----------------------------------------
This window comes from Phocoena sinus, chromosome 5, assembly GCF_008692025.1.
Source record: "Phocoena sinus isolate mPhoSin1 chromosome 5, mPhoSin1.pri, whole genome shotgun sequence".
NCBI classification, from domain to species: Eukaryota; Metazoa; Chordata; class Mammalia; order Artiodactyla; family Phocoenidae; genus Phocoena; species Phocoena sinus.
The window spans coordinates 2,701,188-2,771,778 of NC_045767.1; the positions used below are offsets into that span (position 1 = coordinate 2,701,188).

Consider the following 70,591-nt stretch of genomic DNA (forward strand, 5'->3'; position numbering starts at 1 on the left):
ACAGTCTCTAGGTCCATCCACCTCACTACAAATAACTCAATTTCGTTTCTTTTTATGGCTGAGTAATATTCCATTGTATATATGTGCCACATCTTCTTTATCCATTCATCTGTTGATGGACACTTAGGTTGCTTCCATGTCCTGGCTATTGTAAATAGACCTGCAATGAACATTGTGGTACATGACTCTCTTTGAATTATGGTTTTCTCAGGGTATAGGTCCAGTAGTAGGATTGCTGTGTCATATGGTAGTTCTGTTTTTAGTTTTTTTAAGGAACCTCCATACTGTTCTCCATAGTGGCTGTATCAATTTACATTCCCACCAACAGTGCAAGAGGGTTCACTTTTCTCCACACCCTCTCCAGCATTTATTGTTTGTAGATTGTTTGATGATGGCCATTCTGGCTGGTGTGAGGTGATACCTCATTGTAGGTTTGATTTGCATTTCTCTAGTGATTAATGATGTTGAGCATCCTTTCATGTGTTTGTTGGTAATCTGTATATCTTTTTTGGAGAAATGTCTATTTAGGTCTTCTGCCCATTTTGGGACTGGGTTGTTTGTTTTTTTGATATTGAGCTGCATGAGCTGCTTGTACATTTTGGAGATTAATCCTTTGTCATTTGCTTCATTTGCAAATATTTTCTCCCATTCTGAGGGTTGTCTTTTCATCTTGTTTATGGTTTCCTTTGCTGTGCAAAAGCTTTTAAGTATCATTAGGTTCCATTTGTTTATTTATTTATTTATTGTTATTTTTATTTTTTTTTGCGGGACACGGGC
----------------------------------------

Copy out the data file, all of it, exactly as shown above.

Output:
This window comes from Phocoena sinus, chromosome 5, assembly GCF_008692025.1.
Source record: "Phocoena sinus isolate mPhoSin1 chromosome 5, mPhoSin1.pri, whole genome shotgun sequence".
NCBI classification, from domain to species: Eukaryota; Metazoa; Chordata; class Mammalia; order Artiodactyla; family Phocoenidae; genus Phocoena; species Phocoena sinus.
The window spans coordinates 2,701,188-2,771,778 of NC_045767.1; the positions used below are offsets into that span (position 1 = coordinate 2,701,188).

Consider the following 70,591-nt stretch of genomic DNA (forward strand, 5'->3'; position numbering starts at 1 on the left):
ACAGTCTCTAGGTCCATCCACCTCACTACAAATAACTCAATTTCGTTTCTTTTTATGGCTGAGTAATATTCCATTGTATATATGTGCCACATCTTCTTTATCCATTCATCTGTTGATGGACACTTAGGTTGCTTCCATGTCCTGGCTATTGTAAATAGACCTGCAATGAACATTGTGGTACATGACTCTCTTTGAATTATGGTTTTCTCAGGGTATAGGTCCAGTAGTAGGATTGCTGTGTCATATGGTAGTTCTGTTTTTAGTTTTTTTAAGGAACCTCCATACTGTTCTCCATAGTGGCTGTATCAATTTACATTCCCACCAACAGTGCAAGAGGGTTCACTTTTCTCCACACCCTCTCCAGCATTTATTGTTTGTAGATTGTTTGATGATGGCCATTCTGGCTGGTGTGAGGTGATACCTCATTGTAGGTTTGATTTGCATTTCTCTAGTGATTAATGATGTTGAGCATCCTTTCATGTGTTTGTTGGTAATCTGTATATCTTTTTTGGAGAAATGTCTATTTAGGTCTTCTGCCCATTTTGGGACTGGGTTGTTTGTTTTTTTGATATTGAGCTGCATGAGCTGCTTGTACATTTTGGAGATTAATCCTTTGTCATTTGCTTCATTTGCAAATATTTTCTCCCATTCTGAGGGTTGTCTTTTCATCTTGTTTATGGTTTCCTTTGCTGTGCAAAAGCTTTTAAGTATCATTAGGTTCCATTTGTTTATTTATTTATTTATTGTTATTTTTATTTTTTTTTGCGGGACACGGGC